Biotics Research Corporation publishes news articles and study findings on a regular basis. Check here often for the latest information.

10 May
11 Jan

Ashwagandha is Beneficial in Alleviating Cognitive Dysfunction

In the obese individual, cognitive disturbances, including problem solving, working memory, and neuro-muscular coordination, have been demonstrated to affect both social and mental abilities. Ashwagandha (ASH), recognized for its memory boosting and restorative functions “is traditionally used as a rasayana (tonic) that works in a holistic manner to promote overall health and vitality”, and has also been reported to support memory. Cognitive shortfalls across the lifespan have been associated with “obesity (without any comorbid medical condition)”.

02 Jan

Medicinal Properties of Curcumin

Curcumin has demonstrated several medicinal properties, including possessing an inhibitory effect on the virulence, quorum sensing (QS), and biofilm initiation.(1) Curcumin has also exhibited an inhibitory effect on the QS system of numerous pathogens, including E. coli and P. aeruginosa. This study examined the liposomes of curcumin as an inhibitory mechanism on QS system of Aeromonas sobria (AS), which “is a Gram-negative, rod-shaped, facultative anaerobic, motile, and flagellated bacterium,” that typically flourishes in various types of waters, as well as in soil and food.

26 Dec

Eating Nuts Strengthens Brainwave Frequencies

In a study by researchers from Loma Linda University Health, it was determined that “eating nuts on a regular basis strengthens brainwave frequencies associated with cognition, healing, learning, memory and other key brain functions.” The researchers tested six nut varieties, including almonds, cashews, peanuts, pecans, pistachios and walnuts, and determined that “some nuts stimulated [particular] brain frequencies more than others.” Pistachios, for example were determined to “produced the greatest gamma wave response”, a critical component for “enhancing cognitive processing, information r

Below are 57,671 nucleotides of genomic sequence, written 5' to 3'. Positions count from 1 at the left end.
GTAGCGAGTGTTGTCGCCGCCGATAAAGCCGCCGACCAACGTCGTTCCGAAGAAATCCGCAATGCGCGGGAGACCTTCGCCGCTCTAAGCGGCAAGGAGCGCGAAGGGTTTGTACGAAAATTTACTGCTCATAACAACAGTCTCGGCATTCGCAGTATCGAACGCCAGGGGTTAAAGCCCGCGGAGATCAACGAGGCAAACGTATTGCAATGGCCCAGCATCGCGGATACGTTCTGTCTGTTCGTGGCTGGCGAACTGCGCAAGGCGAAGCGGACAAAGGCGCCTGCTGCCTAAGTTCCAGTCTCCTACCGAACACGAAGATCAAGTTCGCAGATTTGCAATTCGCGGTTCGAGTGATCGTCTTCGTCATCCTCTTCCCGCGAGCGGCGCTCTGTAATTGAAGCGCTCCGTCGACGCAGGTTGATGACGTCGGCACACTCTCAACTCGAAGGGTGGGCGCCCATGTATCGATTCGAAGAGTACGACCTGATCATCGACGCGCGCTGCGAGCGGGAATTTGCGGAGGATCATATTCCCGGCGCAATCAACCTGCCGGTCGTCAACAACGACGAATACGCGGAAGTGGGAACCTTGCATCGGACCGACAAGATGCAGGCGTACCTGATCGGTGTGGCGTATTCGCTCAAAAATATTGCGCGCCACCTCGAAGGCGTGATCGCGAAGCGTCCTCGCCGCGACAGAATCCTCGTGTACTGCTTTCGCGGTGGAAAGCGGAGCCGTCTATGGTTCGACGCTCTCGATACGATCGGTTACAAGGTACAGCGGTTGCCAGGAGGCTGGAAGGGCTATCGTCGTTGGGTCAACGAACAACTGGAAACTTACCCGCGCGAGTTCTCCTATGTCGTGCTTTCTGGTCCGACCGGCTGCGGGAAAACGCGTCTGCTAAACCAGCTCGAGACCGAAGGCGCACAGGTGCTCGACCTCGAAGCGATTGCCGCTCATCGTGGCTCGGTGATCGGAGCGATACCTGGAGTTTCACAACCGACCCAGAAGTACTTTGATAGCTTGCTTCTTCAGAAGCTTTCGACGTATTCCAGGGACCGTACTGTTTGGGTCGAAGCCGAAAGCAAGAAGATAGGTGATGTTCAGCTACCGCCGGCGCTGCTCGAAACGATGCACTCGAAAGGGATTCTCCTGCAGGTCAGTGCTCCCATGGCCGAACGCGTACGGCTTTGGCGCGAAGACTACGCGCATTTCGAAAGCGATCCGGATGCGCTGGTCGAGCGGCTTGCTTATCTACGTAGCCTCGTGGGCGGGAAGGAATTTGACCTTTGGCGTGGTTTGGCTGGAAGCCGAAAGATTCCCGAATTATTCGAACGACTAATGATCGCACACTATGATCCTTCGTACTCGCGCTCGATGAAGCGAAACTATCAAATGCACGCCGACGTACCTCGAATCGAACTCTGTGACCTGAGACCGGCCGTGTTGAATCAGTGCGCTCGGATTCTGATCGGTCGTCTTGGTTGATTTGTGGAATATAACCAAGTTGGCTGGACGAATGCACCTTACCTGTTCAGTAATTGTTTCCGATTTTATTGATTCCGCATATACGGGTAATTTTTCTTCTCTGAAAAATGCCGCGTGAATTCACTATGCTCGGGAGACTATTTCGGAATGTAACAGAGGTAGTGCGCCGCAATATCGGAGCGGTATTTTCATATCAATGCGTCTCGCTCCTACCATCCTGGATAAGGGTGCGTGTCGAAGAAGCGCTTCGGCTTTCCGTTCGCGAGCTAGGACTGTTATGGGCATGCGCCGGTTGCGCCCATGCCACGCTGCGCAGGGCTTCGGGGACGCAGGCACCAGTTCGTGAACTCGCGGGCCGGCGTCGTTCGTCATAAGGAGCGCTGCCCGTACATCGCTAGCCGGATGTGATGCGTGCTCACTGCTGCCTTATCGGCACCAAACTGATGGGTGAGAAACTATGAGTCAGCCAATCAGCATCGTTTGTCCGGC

19 Dec

Low Muscle Insulin Sensitivity in Poorly Controlled T2D is Associated with Incomplete Skeletal Muscle Fatty Acid

The mechanisms responsible for progressively worsening glycemic control are poorly understood. In a study by Gavin TP, et al. it was observed that “lower skeletal muscle mitochondrial respiratory capacity is associated with low insulin sensitivity and the development of T2D.” The insulin sensitivity in skeletal muscle was investigated, and the difference between well (WCD) and poorly (PCD) controlled T2D was determined.

11 Dec

The Slow Down of Brain Cells with Fatigue

In a study published in Nature Medicine, it was reported “that individual neurons slow down when we are sleep deprived, leading to delayed behavioral responses to actions around us.” With sleep deprivation, the neural lapse, or slowdown that occurs “affects the brain’s visual perception and memory associations.” They determined that certain tasks are difficult when one is tired, and especially difficult after pulling an all-nighter.

27 Nov

High Fiber Intake Associated with Improved Survival Rate in Colorectal Cancer

Colorectal cancer (CRC) is recognized as “the third most common cancer and the third leading cause of cancer death in the United States.” According to a recent JAMA Oncology study, a

10 Nov

Elderly Chromosomes Trigger Genes Differently Than in the Young

The chromosomes are our instruction manuals. They facilitate instructs on making every protein in the body, many of which are needed for life.

08 Nov

Berberine’s Benefits with Methicilln Resistant Staphyloccus Aureus

Berberine has numerous beneficial health promoting attributes, and one of these is its antibacterial properties. In fact it has been widely used in the management of bacterial diarrhea and gastroenteritis. Recently, however, berberine was demonstrated to “enhance the inhibitory efficacy of antibiotics against clinical multi-drug resistant isolates of methicillin-resistant Staphylococcus aureus (MRSA).” Its action was also described to act synergistically along with antibiotic therapy.

01 Nov

More Bad News on PPI Use and Chronic Kidney Disease

In a population-based Taiwanese study of those taking proton pump inhibitors (PPIs), the long-term safety of PPI-associated chronic kidney disease (CKD) and kidney injury was evaluated, as it is viewed as a significant concern in these patients. The use of PPIs predisposed these individuals to a 1.4-fold higher odds of CKD, as compared to those who never used PPIs.